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The 25th West Riding (Huddersfield) Battalion was responsible, together with the 26th West Riding, for the town of Huddersfield and its immediately adjoining area. It was commanded in 1944 and probably throughout its life by Lt.-Col. P. Moxon, T.D. One of its other officers was Captain Eric Lawrence Francis Selby (1896-1970, shown right).

This page contains images of all the Battalion officers and of one of its constituent Companies of which there will have been several, responsible either for a particular geographical area within the Battalion territory and broken down into platoons; or, as is the case here, for a number of specialised Battalion-wide functions including administration, intelligence, stores, equipment and weaponry, signalling, training etc. - the HQ Company.

The date and location of the images is unknown. But they are clearly taken at the same place and very probably on the same occasion. It is a wintery day. The officers have foresaken their greatcoats - but not their gloves; whereas in the other photograph everyone has been chosen prudence over photogeneity and retained their warm outer clothing! One can speculate on the date. Many photographs of this type were taken on the occasion on an anniversary of the creation of the Home Guard - in May each year. Sometimes the Battalion assembled for a particularly significant parade - in support of Wings for Victory Week for example. And of course the occasion of the stand-down of the Home Guard in December 1944. It is almost certain that the latter is the reason for these and no doubt similar, still to surface, images of the 25th West Riding and this is reinforced by the caption for these prints, once the property of Eric Selby, which states "December 1944". And so we can fairly safely assume that the men were photographed on the morning of Sunday 3rd December 1944, just before embarking on a large ceremonial parade through the middle of Huddersfield before applauding crowds. The weather on that morning was relatively mild but very windy with rain. The boots would have soon lost their wonderful shine but that would have been a minor consideration when later that day, possibly fortified by a pint or two, they said their farewells to their comrades, returned home to their families and hung up their uniform for the very last time.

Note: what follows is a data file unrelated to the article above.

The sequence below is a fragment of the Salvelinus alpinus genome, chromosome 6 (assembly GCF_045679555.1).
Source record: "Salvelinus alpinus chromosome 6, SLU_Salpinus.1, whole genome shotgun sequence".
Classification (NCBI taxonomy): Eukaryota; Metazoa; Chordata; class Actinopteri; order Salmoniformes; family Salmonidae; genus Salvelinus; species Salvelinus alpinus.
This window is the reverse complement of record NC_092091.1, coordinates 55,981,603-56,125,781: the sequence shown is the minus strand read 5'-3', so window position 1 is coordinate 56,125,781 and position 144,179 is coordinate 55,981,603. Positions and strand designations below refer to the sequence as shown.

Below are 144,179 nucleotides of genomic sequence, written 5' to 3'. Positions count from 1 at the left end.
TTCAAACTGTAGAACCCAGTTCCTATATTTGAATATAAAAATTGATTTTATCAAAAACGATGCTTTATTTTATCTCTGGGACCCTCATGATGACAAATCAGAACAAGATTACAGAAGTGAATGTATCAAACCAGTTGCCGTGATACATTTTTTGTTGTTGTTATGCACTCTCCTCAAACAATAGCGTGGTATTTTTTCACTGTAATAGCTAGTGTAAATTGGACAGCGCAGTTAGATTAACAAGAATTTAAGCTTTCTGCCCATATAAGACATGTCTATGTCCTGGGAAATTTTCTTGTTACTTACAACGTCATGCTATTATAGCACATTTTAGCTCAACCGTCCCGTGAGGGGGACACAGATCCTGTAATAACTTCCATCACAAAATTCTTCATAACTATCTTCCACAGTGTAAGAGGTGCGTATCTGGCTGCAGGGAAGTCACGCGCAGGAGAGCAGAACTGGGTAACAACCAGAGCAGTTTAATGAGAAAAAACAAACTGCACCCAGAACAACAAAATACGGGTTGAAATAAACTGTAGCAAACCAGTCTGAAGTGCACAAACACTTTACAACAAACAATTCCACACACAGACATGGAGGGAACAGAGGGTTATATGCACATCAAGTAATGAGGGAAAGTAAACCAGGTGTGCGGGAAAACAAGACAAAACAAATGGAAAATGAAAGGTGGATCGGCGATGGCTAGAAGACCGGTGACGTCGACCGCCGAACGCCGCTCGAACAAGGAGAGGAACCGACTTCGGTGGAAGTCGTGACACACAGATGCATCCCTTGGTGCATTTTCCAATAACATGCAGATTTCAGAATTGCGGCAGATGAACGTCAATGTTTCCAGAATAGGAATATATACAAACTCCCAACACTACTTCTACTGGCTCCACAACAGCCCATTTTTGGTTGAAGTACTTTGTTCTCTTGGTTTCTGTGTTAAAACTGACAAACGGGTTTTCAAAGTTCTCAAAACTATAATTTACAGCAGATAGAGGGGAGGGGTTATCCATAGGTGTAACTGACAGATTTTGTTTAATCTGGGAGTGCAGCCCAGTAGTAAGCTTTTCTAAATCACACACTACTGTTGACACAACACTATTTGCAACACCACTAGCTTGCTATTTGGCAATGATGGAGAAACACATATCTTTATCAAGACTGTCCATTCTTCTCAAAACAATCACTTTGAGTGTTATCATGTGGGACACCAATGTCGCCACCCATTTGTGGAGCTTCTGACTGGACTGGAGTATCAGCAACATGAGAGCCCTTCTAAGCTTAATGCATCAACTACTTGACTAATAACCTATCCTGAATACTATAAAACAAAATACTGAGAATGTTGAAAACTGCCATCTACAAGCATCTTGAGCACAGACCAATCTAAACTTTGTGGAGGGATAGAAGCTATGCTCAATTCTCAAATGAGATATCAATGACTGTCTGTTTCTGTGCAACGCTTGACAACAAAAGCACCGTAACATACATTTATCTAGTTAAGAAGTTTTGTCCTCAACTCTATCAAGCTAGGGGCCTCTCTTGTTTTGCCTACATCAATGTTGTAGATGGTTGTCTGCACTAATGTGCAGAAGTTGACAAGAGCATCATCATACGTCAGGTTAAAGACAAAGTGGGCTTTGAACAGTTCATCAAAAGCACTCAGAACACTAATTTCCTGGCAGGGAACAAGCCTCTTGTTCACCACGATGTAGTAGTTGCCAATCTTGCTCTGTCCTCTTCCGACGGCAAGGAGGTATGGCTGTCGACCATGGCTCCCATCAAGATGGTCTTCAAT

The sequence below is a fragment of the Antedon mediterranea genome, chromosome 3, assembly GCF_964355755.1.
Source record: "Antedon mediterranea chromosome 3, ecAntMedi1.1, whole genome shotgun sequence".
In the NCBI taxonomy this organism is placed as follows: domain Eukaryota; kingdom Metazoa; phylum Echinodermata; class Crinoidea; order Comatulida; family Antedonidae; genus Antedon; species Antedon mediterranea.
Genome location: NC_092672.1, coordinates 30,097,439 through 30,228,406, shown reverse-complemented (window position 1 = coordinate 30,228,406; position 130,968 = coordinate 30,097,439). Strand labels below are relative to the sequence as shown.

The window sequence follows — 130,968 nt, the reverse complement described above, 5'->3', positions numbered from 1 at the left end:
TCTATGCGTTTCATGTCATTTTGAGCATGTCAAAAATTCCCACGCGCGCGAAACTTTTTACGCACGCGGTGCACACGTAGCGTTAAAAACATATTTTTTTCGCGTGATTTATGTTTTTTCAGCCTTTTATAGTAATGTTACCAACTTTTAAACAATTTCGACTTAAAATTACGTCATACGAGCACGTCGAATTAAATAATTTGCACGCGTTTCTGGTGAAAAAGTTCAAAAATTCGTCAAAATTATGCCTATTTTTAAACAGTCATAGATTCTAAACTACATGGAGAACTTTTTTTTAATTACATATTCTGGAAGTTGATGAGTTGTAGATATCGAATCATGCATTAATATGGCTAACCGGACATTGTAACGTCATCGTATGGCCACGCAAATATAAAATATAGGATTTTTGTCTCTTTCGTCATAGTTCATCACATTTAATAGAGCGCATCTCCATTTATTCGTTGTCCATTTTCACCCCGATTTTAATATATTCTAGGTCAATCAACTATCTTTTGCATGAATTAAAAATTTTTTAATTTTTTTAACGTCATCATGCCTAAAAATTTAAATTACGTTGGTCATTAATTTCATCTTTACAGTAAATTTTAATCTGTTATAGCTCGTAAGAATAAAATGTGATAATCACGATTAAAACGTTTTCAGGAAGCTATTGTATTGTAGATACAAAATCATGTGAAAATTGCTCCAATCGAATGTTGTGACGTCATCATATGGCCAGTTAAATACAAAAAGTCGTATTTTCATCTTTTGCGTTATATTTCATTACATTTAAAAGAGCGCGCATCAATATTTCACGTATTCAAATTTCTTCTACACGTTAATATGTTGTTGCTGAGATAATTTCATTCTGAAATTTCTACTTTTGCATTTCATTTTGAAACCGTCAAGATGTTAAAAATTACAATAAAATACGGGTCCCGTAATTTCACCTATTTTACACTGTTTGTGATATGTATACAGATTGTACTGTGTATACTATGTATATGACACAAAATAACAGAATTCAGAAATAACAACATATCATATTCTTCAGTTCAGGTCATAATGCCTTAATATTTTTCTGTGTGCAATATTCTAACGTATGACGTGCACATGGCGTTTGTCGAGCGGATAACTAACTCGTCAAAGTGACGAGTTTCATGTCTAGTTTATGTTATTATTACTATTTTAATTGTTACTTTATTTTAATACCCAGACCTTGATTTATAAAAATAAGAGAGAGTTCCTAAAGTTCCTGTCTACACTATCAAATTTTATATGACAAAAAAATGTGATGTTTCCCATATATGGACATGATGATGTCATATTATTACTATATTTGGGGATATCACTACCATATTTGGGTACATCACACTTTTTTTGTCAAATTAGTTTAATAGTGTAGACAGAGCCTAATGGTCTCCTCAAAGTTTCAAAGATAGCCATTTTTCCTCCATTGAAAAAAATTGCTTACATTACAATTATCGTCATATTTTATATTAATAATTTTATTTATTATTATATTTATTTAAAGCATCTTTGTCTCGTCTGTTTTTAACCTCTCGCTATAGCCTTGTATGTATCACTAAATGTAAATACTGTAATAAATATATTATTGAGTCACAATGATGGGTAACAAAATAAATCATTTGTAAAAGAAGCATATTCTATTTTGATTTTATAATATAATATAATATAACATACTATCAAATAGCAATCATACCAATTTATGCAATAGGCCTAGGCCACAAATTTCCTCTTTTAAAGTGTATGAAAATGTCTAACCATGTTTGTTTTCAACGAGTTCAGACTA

Again we can only speculate on the location. We are in the shadow of a large industrial building - a mill or factory perhaps. It may have hosted the Battalion and contained the latter's Battalion H.Q. It has been suggested that the buildings stand in the Oakes or Lindley area of Huddersfield.

This first image below shows all or most of the Battalion officers.  Captain Eric Selby is located 7th from the left in the second row.

The image below shows the HQ Company within the Battalion. Eric Selby is in the front row, 8th from the left and next to the Company Commander. He is a senior member of this Company, perhaps even the 2 i/c.



Eric Selby's previous military history would have been very relevant to his rank and important position in the Company and Battalion. He was in the Army from 1915 to 1919, mainly in Palestine where he served as quartermaster sergeant under General Allenby. We do not know his exact period of Home Guard service but it is safe to assume that he was an early volunteer some time after May 1940, that he was immediately appointed to a position of authority and that he served throughout.

Almost no information seems to have survived about Eric's Home Guard service. Just the odd anecdotal fragment, such as his occasionally benefiting from the perks of the job: a precious pound of butter or a few sugar lumps or even a whole bag of sugar. As he is likely to have had some sort of quartermaster responsibility, with a duty to justify everything to the last halfpenny, these surpluses are certain to have been 100% genuine! (Did he have to resort to the desperate measure adopted by one of his comrades in another unit, trying to explain the shortfall of one bar of chocolate in his stores? A spark of true inspiration: "Eaten by mice"). Otherwise no traces remain of his devoted service over four-and-a-half long years and several thousand hours of entirely voluntary effort.


In his private life, Eric spent much of his childhood in Doncaster.  After a move to Huddersfield he joined the local accountancy firm of Armitage and Norton in 1911 when he was fifteen, initially as an office boy. He stopped there all his working life, travelling in Germany each year of the 1930s on behalf of the firm and taking with him on occasion the young Mr. Norton; it was then, perhaps in 1937, that they saw Hitler at the opera, together with his associates.